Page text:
Wednesday, October 27, 2010

Behold the Lillies of the Field

I've been reading a lot about books that are up for some kind of award, and while that's occasionally an indication of quality, just as often I don't think it's much worth my notice. The really good books will sort themselves out in the next hundred years, and I think it's a peculiar kind of hurry and hubris to try to sort them out in our lifetime.

So last night I was sitting in the Writing Center reading poems--having just met a famous science fiction editor at the house of an author friend of mine--and waiting for students to come in to ask for help on what they're writing, and I found this poem by David Donnell, Behold the Lillies of the Field:

Seamus Heaney not
exactly
the greatest Irish writer I've ever read
got
the Nobel Award last year for his general achievement
in such books as Signals.
He's a pleasant mild-mannered
Irishman
born in the north, I believe, in Belfast
called Ulster by the Protestants
& of course there are 2 wildly different lobbies
one says a true Irishman is good-natured & a hell of a drunk
& by the Lord Jesus he has to be a Catholic
but of course he never goes to Church
they only go to Church in the pubs--publican publican can you be
hoisting or toasting me another pint of the common plain over here?
The other lobby is obviously smaller
since it's entirely in the north but it would include people
like Brian Friel who is one hell of a playwright for suuuure.

Awards are getting commoner & commoner.
Everybody wants to jump into the act & wave their fist around.
It's getting just a little teensy weensy bit ridiculous.
Did James Joyce ever win the Nobel Award?
No, no he didn't. Did Henry Miller ever win the Nobel?
You've got to be joking, Harry. Did D.H. Lawrence ever win the Booker?
Let's say for a gorgeous book like Women in Love.
O well, different time period, different customs.

But in general I don't think literary critics can afford to
get involved in discussing every award winner that turns up.
Renata Adler, for example, didn't she win a National Book Award?
Whereas Wm. Gaddis & John Barth, I don't think they've ever won an
award for any of their novels. They're not couch potato writers.
Or, on the other hand, how do you know they're any good?

Oh David Donnell, I'm pretty sure you're trying to remind me of the hippie style of a poet like Gregory Corso, especially with that lame ending. I don't believe you actually care to know who's "any good"; I think you're implicitly arguing that each of us should make up her own mind. At least that's the way I read you, looking for someone who agrees with me.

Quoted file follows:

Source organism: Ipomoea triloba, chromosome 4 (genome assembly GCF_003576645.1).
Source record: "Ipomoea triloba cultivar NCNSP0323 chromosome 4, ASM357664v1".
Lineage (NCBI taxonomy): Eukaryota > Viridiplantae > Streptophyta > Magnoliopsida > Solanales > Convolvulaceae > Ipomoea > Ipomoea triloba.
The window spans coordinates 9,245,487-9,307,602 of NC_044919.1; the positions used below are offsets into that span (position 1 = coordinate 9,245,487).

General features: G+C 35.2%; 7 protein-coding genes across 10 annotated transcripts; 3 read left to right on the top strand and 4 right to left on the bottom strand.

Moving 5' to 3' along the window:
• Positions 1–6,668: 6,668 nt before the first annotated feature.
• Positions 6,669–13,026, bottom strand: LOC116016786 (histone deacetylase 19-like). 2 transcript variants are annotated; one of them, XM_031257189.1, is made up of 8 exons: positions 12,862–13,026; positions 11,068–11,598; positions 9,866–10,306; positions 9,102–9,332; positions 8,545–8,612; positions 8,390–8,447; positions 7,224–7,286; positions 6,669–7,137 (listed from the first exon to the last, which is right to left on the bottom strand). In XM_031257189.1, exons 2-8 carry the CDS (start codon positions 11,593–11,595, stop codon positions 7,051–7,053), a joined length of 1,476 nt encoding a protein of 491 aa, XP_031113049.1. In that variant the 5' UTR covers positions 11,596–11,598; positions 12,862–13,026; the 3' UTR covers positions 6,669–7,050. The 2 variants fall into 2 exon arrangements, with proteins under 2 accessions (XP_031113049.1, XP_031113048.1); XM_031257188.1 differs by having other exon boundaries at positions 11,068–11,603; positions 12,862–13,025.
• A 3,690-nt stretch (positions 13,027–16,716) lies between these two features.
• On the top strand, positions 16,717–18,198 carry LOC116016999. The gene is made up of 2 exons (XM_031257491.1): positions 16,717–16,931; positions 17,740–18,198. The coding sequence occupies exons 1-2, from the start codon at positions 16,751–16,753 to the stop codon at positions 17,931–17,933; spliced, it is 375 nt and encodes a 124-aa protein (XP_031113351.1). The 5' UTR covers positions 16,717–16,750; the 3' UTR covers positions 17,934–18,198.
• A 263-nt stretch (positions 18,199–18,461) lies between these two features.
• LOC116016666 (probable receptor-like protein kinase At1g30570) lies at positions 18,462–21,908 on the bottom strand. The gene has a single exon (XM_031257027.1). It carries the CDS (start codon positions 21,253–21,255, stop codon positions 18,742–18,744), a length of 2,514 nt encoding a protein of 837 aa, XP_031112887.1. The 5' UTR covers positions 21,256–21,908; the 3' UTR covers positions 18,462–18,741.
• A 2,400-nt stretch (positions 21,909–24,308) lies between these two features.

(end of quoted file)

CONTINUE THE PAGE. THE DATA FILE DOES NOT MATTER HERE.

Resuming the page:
10 comments:

Harriet M. Welsch said...

I have to say, I am not wild about this beyond the title. It's the kind of thing about which my husband would ask, "Why is this a poem?" His view of poetry is more conservative than mine, but I think I'd come down on his side here. It reads more like an exercise in style -- disingenuous. Which is too bad, because it's kind of an interesting subject for a poem. How *do* you tell if it's any good?

kittiesx3 said...

Wait -- you wrote having just met a famous science fiction editor at the house of an author friend of mine

Who did you meet???

FreshHell said...

I agree with Harriet. You know I'm not much for poetry in general and don't really know enough about it to harbor an intelligent opinion but this one just makes me crazy. It's more like whining than anything else.

Jeanne said...

Harriet, it certainly is disingenuous, which is why I call it a Corso-imitating hippie poem. My clunky text editor doesn't allow me to accurately reproduce the way the first stanza appears on the page, but I'll argue that what makes this a poem are the line breaks. I do think history will sort it all out.

Elizabeth, I got to meet David Hartwell at Joan Slonczewski's house.

FreshHell, it is kind of whiny, which I am distracted from by the way it goes into tangents!
I feel whiny about how much attention some people--book bloggers--have been paying to books that are up for various book awards.

readersguide said...

I agree -- it's not really a poem. I do like the tangents, I guess. I'm distracted, too. I hate Henry Miller, for instance (there's the hippy theme again), and when I think of Women in Love I think of the oddly named women and their lovely colored stockings. I'll have to read that again some day.

Jeanne said...

ReadersGuide, I wrote an entire paper in grad school about the colored stockings in Women in Love!

Care said...

I'll agree with you.

and thank you for the reminder to read more DHL

Jeanne said...

Care, see, that's all I'm looking for ;-)

readersguide said...

Really!!! I really couldn't pay much attention to anything else! Also, I was mystified about what "clocks" were. (In stockings.) But also, why were they named so oddly?

Jeanne said...

ReadersGuide, I guess I had the vague idea they were from Scandanavian stock or something!